Barbara Kingsolver's "Pigs in Heaven" endures as one of my all-time favorite novels, I re-read it every few years and I rejoice in its wonderfulness all over again. So I jumped at the chance to review Kingsolver's newest novel "The Lacuna" which is a bildungsroman novel following the strange life of Harrison Shepherd. Only child of a wayward divorced mom, Harry is "half Mexican and half gringo" an ever-foreign identity that serves him both as an advantage and disadvantage during his life.
Shepherd's story is told via diary and journal entries, letters, clippings and the narration of Violet Brown, Shepherd's faithful secretary. This format works extremely well to propel the story. The first half of the novel is set primarily in Mexico during the 1930s and this historical backdrop of the time was vivid and interesting...I confess that I went to the internet several times to learn more about the Bonus Army, Trotsky and to look at the art work of Frida Kahlo and Diego Rivera. The second half (and my favorite half) is set in the US in during the 1940s where Shepherd lands after his flight from Mexico. It is in this second half that the story comes together. Shepherd writes bestselling novels about Mexican history (Cortes, the Maya the Aztecs) and by setting his novels in a foreign country and the distant past, Shepherd can veil his anti-Stalin, anti-war, anti-nuke leanings. In this half of the novel, with the back-drop of the Red Scare and "anticommunism", Kingsolver is able to likewise veil her own political point of view about present-day US politics; the "Socialism Scare", erosion of Constitutional rights, an unreliable press and hyperbole of extremists on all sides isn't new to American politics. We have seen this all before.
Kingsolver can always be counted on to create compelling characters that the reader comes to care deeply about and Harrison Shepherd and Violet Brown are two such characters.
I adore Barbara Kingsolver; Poisonwood Bible was one of the great reading experiences of my life. I even read her book about vegetables, and I hate vegetables! Yes, she's always had a political agenda, but in the past, this agenda was complemented by a great sense of story and a sly humor. In this book, both are absent, and you're just left with all the worst parts of her writing: the politics, the tendency to lecture, and the show-offy "I know more than anyone else" kind of aesthetic. Here, she appears to be more concerned with using literary tricks to prove her thesis than she is in telling a story. She says she wanted to write about a loss of identity, so she creates a narrator who is so disconnected from himself that he cannot even acknowledge his own existence in his journal. It plays like a gimmick: "watch me spend 280 pages writing the journal of a character who will never say "I"! It made the story so frustrating to read. She repeats the "lacuna" idea throughout - that the most important part of any story is the part you don't know - but there is no narrative payoff. The "missing part" is easy to guess and not that interesting. Obviously others disagree with me, and I respect that. But for what it's worth, here is one opposing view.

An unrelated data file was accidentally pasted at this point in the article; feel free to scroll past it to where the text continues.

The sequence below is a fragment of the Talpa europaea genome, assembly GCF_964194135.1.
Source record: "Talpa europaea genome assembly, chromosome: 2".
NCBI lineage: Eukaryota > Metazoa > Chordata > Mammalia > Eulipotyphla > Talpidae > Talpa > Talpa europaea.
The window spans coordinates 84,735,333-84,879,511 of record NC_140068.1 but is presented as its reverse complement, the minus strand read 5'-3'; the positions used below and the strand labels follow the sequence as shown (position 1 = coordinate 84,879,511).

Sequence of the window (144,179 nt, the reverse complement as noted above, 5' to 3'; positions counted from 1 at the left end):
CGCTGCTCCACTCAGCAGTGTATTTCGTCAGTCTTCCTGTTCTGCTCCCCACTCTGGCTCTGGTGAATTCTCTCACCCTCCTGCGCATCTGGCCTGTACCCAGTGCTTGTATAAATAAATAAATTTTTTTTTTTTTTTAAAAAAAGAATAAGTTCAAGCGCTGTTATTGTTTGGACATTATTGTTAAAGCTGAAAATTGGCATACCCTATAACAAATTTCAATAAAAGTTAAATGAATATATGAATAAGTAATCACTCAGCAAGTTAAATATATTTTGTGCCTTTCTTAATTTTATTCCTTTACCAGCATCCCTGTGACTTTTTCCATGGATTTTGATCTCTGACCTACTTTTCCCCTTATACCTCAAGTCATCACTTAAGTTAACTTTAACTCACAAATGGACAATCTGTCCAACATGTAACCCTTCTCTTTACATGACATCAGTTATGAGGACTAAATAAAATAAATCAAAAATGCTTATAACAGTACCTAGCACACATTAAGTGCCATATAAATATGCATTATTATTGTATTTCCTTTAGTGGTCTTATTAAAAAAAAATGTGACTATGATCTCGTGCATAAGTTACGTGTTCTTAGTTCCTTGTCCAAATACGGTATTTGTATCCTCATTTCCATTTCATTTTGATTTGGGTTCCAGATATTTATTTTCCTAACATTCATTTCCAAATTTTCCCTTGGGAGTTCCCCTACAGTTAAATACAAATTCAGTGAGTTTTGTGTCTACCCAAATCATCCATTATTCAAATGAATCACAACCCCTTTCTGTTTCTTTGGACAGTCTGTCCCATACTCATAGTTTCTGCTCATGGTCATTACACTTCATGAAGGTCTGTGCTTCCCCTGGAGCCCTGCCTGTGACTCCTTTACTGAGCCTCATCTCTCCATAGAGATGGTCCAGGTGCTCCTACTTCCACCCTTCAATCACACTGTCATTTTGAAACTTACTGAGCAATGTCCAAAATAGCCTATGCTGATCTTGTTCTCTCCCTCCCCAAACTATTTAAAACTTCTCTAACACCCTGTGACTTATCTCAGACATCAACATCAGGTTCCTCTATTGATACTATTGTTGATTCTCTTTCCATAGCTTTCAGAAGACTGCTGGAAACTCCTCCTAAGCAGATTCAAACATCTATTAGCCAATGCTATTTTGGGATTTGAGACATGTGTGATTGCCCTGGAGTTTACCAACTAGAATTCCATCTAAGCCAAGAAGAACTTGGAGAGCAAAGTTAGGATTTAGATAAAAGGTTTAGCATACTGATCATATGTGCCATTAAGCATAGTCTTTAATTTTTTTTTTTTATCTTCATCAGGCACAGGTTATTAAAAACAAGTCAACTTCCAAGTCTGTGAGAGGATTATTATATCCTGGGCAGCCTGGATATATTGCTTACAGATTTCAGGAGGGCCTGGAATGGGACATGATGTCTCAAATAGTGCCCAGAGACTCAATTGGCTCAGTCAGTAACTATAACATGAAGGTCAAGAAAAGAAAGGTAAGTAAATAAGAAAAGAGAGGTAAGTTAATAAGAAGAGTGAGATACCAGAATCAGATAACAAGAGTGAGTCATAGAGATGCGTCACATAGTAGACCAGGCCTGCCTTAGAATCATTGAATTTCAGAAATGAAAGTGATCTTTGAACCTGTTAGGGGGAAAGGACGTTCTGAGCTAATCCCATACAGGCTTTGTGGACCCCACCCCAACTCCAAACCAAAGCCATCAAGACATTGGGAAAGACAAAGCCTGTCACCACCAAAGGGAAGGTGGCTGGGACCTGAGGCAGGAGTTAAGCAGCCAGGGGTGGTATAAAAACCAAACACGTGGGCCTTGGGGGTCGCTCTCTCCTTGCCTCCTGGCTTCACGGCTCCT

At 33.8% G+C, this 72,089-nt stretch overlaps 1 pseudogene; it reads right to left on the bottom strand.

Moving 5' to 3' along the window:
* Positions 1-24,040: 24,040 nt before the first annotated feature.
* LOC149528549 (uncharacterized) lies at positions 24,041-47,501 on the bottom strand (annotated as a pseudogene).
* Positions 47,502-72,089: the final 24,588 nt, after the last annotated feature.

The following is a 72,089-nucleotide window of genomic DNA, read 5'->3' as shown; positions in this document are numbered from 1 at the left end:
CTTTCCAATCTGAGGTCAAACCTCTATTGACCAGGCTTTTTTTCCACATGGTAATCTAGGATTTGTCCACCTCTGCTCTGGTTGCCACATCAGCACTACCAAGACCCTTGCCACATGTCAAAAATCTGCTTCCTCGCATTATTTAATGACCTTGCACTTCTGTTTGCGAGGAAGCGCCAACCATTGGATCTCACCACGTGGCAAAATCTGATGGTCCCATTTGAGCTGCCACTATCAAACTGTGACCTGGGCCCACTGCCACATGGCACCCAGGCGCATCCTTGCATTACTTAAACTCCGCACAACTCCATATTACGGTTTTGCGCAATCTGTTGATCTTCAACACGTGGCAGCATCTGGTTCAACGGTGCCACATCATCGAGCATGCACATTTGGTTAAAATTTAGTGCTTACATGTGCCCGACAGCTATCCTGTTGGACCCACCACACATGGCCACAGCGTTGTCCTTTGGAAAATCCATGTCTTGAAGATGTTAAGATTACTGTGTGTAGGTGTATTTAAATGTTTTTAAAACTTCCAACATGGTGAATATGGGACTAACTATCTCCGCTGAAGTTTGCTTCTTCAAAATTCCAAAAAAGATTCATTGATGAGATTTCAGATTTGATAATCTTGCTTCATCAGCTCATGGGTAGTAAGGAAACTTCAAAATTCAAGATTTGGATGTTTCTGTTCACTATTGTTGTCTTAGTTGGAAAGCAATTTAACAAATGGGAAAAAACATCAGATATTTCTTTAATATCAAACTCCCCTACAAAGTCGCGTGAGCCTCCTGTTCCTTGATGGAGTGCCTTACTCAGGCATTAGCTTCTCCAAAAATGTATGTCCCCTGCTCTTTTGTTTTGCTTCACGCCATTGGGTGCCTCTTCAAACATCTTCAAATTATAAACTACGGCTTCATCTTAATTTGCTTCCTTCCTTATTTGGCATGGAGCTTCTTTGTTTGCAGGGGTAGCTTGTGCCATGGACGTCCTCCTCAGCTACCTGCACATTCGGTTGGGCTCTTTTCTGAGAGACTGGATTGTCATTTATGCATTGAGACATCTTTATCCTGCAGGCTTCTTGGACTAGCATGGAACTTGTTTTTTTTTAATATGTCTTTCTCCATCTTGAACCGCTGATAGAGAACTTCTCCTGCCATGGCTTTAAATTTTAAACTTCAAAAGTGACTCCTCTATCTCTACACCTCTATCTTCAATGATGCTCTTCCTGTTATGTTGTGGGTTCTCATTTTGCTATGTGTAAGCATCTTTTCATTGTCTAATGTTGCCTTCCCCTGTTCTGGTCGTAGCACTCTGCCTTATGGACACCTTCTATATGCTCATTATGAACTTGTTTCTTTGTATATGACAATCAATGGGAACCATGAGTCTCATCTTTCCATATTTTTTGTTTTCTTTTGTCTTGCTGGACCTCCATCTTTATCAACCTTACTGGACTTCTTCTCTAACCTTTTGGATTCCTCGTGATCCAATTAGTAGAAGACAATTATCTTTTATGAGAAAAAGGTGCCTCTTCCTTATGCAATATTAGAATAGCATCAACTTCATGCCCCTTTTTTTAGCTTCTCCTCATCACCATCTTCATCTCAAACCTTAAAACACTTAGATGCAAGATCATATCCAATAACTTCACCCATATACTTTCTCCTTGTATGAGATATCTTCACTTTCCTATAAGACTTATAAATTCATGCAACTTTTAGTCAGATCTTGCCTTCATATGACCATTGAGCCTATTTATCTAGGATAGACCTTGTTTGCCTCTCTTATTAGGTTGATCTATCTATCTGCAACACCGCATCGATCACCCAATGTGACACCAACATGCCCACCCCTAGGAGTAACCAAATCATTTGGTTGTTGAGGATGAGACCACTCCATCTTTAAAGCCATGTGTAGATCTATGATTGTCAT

on October 16, 2010
There have been so many reviews of "The Lacuna" that it would be wasted effort for me to spend any time recounting the plot. I'll just go down the list of my own impressions of the book:
1. While I understand some readers' frustration with the passivity of Harrison Shepherd, I found him a lovable character. Barbara Kingsolver has fashioned him as a born observer, not a man of action, and I found him thoroughly engaging and sympathetic. Kingsolver may have made him a little too eloquent a writer as a young teenager in Isla Pixol, but his journals there are entertaining nevertheless. I did, however, have some trouble with the agoraphobia Harrison develops later in the book; it struck me as mostly a construct for Kingsolver to narrow the focus of the book to Harrison and Violet Brown, all the better to present them as The Only Two Righteous People in America. The episodic structure of the book, as presented in Harrison's incomplete, gap-filled journals, also gives Kingsolver an excuse to drop certain characters and tell us nothing of their fates.
2. Generally, because of the factors noted above and for other reasons, I found the portions of the book set in Mexico more vivid than those set in the U.S. Of course, when you have Diego Rivera, Frida Kahlo and Trotsky as lead characters, it's hard to make things dull, and Kingsolver brings them all brilliantly to life. You can open the Mexican section to any page and find at random a gorgeous piece of writing, such as this example on page 202 of the hardcover edition: "The bones of the ancient city radiated heat, but the little river ran a cool thread through its belly. A lizard moved in the grass of the bank, running into the shade of a ledge, coming to rest near a stone that seemed rounded and glossy, even in shadow."